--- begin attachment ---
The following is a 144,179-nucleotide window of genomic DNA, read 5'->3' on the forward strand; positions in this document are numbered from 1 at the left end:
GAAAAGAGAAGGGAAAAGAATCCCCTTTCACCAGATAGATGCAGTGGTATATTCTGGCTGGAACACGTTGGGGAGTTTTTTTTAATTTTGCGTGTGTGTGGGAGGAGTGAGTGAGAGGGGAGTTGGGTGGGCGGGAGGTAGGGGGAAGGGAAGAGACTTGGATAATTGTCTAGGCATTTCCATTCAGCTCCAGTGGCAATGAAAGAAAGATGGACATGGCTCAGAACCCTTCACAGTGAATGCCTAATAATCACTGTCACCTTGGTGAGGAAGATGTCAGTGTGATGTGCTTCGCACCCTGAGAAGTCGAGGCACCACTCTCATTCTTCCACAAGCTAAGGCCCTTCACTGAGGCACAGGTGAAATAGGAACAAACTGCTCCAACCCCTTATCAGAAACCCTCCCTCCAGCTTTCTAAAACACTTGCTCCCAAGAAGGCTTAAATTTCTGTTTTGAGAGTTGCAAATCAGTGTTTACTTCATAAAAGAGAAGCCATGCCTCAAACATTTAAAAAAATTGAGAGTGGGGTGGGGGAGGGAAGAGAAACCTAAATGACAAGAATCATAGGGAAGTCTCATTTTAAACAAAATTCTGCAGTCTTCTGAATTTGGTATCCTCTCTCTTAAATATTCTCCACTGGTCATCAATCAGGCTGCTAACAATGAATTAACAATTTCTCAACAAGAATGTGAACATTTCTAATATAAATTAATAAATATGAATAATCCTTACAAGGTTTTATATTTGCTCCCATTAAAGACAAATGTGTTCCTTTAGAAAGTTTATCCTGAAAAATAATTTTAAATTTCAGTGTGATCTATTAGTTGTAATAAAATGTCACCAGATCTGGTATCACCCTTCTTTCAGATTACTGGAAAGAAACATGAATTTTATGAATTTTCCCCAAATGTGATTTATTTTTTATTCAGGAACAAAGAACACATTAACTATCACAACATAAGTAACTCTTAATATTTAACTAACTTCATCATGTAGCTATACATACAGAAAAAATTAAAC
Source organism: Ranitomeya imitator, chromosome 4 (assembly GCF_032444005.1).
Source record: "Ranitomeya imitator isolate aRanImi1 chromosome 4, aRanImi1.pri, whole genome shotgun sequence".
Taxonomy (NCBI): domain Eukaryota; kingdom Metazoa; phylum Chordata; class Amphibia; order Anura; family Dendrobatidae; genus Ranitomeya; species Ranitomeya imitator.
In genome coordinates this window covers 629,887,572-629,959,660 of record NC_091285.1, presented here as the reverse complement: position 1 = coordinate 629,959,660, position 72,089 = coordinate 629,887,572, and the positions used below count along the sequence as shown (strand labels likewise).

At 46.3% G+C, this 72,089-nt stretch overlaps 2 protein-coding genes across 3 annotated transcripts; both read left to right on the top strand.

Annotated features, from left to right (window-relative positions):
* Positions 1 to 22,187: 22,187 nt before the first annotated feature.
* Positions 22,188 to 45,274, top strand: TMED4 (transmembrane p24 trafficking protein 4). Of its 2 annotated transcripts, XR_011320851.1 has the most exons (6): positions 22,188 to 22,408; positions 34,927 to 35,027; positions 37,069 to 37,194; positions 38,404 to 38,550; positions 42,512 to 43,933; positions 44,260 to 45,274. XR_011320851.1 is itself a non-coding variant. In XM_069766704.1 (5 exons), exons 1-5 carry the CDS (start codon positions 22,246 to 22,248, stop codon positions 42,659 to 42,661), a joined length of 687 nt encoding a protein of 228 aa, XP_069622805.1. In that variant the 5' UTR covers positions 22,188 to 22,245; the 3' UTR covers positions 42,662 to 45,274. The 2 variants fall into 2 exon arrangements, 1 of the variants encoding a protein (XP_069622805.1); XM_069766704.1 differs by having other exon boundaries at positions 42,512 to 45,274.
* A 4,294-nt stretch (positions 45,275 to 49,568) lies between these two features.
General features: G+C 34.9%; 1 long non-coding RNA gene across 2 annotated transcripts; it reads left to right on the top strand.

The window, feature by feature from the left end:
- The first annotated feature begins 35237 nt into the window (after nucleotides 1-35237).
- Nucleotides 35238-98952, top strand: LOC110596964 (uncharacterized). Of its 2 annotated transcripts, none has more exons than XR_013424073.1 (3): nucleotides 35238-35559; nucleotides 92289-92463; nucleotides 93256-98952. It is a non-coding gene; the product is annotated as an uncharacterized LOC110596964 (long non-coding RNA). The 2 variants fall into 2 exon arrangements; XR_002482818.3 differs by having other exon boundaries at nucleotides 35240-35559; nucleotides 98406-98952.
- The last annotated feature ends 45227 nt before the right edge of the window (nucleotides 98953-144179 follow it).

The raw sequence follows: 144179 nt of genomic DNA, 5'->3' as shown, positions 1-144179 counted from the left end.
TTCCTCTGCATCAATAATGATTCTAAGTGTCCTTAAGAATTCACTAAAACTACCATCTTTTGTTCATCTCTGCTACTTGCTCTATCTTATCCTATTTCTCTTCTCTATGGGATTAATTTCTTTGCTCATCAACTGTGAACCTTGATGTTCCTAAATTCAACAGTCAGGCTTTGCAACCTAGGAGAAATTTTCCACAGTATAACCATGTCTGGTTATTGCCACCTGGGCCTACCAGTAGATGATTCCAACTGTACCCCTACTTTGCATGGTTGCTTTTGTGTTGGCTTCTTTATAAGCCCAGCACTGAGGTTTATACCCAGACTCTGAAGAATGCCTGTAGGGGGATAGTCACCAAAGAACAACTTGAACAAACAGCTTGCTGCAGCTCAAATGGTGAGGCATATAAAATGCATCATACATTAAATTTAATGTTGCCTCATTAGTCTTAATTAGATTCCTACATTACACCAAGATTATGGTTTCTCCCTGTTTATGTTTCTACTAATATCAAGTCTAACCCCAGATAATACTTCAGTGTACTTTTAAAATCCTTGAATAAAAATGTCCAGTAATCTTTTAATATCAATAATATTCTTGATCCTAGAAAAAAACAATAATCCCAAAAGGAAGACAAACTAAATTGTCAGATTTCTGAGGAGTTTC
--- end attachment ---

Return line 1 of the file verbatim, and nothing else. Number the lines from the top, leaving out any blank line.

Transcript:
The following is a 144,179-nucleotide window of genomic DNA, read 5'->3' on the forward strand; positions in this document are numbered from 1 at the left end: